Avocados, which are actually classified as fruit, can hold more health benefits than we originally thought. It is commonly known that avocados are an excellent source of monounsaturated fats, vs saturated fats. Monounsaturated fats are easily converted into useable energy, vs the harder to use saturated fats. Aside from having a typical 22.5 grams of fat (2/3 of it monounsaturated), avocados are low in fructose and provides high amounts of nutrients such as: fiber, potassium, vitamin E, b-vitamins and folic acid.
Due to their thick skin, avocados are well protected from pesticides, which eliminates the need to purchase organic avocados. It is one of the safest conventially grown foods you can buy. Furthermore, the list of potential health benefits is rather lengthy. Japanese research suggests that avocados can help prevent liver damage, aside from its known anti-inflammatory properties. A study fed mice avocados and 22 other fruits, and then exposed these mice to a liver toxin that is known to cause cell death. Of all of the fruits, mice fed avocados were seen to undergo the smallest amount of liver damage of all of the other mice in the trial.
An increase in avocado intake can also increase the amount of carotenoid, which reduces your body susceptibility to free radical damage. Avocados also have properties that enable them to destroy oral cancer cells and acts to inhibit them as well. In individuals with high cholesterol, avocados may see a 16% decrease in cholesterol levels after a week of following a diet including avocados as a monounsaturated fat source. A week-long diet of avocados also contributes to a 22% decrease of “bad cholesterol” LDL-cholesterol and triglycerides. Whereas the percentage of good cholesterol in the body rose an average of 17 % in those individuals undergoing the trials.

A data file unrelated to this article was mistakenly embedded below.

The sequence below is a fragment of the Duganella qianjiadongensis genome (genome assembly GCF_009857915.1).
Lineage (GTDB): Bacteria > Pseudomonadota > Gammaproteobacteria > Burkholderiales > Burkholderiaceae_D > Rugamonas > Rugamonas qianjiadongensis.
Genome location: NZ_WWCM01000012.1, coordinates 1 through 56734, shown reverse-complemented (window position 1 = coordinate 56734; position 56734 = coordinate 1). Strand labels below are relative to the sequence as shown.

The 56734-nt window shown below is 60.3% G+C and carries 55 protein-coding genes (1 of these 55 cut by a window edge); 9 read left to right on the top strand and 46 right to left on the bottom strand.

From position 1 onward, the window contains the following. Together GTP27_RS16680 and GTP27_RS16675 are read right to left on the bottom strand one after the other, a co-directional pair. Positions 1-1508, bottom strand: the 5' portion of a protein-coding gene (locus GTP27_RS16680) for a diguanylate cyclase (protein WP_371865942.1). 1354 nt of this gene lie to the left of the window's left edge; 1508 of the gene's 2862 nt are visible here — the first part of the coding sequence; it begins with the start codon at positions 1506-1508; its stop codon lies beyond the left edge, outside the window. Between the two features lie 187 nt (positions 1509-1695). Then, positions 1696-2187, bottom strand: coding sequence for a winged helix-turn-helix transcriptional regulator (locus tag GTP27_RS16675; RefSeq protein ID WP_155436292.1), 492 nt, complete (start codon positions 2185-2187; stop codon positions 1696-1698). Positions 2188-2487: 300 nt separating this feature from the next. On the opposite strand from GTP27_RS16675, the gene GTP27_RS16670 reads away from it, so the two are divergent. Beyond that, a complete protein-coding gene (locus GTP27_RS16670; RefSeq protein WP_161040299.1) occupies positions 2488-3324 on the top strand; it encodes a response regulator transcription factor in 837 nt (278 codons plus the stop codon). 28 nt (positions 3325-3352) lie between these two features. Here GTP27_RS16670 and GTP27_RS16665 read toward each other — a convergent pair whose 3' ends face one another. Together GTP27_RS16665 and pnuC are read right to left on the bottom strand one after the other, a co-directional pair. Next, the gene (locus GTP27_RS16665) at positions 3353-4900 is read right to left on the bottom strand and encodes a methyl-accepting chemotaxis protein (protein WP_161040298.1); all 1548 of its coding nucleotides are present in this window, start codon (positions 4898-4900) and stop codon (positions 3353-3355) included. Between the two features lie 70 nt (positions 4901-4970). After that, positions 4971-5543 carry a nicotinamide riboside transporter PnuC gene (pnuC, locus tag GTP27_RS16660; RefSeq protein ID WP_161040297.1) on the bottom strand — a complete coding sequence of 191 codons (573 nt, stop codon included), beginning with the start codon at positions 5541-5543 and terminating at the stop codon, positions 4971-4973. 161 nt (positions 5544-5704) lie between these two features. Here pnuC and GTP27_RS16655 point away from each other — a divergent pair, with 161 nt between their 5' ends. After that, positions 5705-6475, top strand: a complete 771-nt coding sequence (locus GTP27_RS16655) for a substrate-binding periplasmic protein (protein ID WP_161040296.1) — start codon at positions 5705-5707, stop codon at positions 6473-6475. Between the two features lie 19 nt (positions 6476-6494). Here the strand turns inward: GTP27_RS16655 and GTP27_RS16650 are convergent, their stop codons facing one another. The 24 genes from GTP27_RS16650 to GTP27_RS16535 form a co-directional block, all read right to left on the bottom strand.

The dark green portion of the fruit closest to the rind is the richest in antioxidants and the nutrients that are responsible for the health benefits of this fruit. When peeling avocados, it is best to cut around the seed, twist both halves of the fruit off and cut those halves into quarters. From here, it is best to simply peel the rind off of the fruit with your thumb and index finger.
There are numerous ways to incorporate avocados into your diet. This includes being used as a fat replacement in traditional recipes, as a first food for babies, or in a salad.
The following is a recipe from the California Avocado Commission that is an excellent way to introduce avocados into your diet:
Avocado Honey Lime Ice Cream
|4||large egg yolks|
|2/3 cup||pure honey|
|2 cups||half and half|
|2 Tbsp.||lime zest|
|3||ripe, fresh California Avocados, peeled, seeded and pureed|
Whisk together eggs, honey and salt in a medium bowl; set aside.
In a medium saucepan over low heat, bring the half-and-half, buttermilk and lime zest to a full simmer. Once liquid begins to bubble, remove from the heat. Cover and let steep 2 hours.
Once cream mixture has cooled, strain into another medium saucepan. Over low heat, bring to a simmer again.
Temper the egg and honey mixture by adding the simmering cream to the mixture in a ladle a little bit at a time while whisking. Then, return the mixture to the saucepan. Continue to simmer over medium-low heat, whisking constantly until the custard thickens enough to coat a spoon and the thermometer reads 170°F to 175°F, about 4 minutes (do not allow mixture to boil).
Strain mixture into a clean bowl and allow the steam to escape. Cover and chill mixture until cold (at least 3 hours, and up to 1 day).
Process the custard in an ice cream maker according to the manufacturer’s instructions. Add avocado purée halfway through freezing.
Transfer to a bowl or tub and freeze until firm, at least 3 hours, and up to 3 days.
For more recipes including avocados, please visit: http://www.californiaavocado.com/